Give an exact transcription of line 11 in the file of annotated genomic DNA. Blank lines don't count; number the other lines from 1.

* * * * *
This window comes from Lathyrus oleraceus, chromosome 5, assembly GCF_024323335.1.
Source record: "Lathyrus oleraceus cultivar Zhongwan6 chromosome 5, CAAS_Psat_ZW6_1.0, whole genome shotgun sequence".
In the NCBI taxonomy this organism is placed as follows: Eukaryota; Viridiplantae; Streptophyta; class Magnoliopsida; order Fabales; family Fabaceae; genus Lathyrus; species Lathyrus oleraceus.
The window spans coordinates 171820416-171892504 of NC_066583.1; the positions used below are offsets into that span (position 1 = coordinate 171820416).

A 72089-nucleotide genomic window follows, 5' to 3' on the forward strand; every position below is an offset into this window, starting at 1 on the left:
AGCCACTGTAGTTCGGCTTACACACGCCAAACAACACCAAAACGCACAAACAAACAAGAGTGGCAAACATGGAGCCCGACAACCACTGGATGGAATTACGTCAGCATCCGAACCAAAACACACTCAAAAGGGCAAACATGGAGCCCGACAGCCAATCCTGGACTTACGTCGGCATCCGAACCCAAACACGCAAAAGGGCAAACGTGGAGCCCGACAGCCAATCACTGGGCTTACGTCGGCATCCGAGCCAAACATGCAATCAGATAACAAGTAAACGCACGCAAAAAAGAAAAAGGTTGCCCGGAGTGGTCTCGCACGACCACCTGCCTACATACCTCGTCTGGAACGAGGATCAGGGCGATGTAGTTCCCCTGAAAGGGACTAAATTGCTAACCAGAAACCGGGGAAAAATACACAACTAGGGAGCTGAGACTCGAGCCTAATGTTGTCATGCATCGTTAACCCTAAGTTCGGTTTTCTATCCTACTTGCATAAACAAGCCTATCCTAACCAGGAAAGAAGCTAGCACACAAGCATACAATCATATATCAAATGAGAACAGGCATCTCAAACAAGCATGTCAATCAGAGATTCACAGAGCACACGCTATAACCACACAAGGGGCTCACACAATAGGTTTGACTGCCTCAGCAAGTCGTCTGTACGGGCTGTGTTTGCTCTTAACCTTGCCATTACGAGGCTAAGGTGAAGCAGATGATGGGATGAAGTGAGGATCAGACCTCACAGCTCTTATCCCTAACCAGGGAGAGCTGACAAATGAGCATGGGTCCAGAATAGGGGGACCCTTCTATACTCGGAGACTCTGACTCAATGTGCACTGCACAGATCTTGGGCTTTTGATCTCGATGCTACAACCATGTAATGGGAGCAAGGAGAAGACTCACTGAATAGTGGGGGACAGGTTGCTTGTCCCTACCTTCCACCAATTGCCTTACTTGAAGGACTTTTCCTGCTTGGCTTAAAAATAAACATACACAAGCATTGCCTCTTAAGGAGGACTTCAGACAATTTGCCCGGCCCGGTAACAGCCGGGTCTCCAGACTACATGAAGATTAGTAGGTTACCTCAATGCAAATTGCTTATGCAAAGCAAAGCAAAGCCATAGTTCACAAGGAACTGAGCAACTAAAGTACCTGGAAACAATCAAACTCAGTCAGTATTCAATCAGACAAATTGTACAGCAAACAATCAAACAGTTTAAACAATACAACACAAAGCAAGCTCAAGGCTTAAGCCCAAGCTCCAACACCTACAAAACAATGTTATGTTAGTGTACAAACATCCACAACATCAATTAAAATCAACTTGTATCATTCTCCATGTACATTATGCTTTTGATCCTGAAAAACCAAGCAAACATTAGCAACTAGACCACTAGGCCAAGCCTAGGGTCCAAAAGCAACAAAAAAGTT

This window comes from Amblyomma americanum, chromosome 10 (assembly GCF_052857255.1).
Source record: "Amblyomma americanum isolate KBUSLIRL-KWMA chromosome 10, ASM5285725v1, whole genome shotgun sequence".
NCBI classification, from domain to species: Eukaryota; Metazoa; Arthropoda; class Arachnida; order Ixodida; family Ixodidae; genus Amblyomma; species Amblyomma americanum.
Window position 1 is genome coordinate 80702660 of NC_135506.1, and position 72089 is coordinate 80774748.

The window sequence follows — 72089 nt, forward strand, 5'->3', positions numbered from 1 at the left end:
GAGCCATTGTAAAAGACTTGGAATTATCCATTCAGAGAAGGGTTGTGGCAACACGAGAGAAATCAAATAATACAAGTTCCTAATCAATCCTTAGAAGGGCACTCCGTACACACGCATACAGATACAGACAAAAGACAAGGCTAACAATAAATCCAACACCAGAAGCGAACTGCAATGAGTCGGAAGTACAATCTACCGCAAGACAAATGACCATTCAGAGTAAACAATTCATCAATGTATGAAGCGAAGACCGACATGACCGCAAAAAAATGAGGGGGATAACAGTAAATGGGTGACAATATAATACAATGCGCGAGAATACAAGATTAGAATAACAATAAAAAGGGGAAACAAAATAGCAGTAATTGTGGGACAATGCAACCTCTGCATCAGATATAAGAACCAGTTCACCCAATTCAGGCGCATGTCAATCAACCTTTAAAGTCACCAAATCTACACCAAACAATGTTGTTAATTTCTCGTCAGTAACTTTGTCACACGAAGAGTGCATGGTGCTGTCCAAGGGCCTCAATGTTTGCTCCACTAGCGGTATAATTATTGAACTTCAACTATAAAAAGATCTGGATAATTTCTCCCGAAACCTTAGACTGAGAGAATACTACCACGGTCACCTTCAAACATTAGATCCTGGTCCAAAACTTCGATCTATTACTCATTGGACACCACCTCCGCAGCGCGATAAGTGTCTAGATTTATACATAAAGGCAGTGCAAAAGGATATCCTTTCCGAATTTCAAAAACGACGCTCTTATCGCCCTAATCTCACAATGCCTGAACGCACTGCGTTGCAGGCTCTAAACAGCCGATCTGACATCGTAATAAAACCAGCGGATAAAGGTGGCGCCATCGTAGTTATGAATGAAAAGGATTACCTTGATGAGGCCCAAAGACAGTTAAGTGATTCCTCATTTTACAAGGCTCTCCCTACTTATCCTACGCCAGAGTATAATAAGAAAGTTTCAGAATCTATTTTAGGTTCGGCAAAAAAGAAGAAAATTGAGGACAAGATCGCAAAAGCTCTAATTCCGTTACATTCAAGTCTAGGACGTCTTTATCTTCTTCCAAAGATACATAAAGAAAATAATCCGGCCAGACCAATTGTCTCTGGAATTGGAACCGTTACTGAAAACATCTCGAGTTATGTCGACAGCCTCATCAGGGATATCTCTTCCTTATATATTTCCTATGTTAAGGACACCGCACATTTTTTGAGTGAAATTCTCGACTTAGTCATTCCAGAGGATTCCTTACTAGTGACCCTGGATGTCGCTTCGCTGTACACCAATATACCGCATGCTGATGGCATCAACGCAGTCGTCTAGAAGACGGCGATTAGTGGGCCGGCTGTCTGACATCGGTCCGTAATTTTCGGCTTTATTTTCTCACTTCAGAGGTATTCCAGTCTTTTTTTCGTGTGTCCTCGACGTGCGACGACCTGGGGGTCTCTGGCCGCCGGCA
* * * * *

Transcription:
The window sequence follows — 72089 nt, forward strand, 5'->3', positions numbered from 1 at the left end: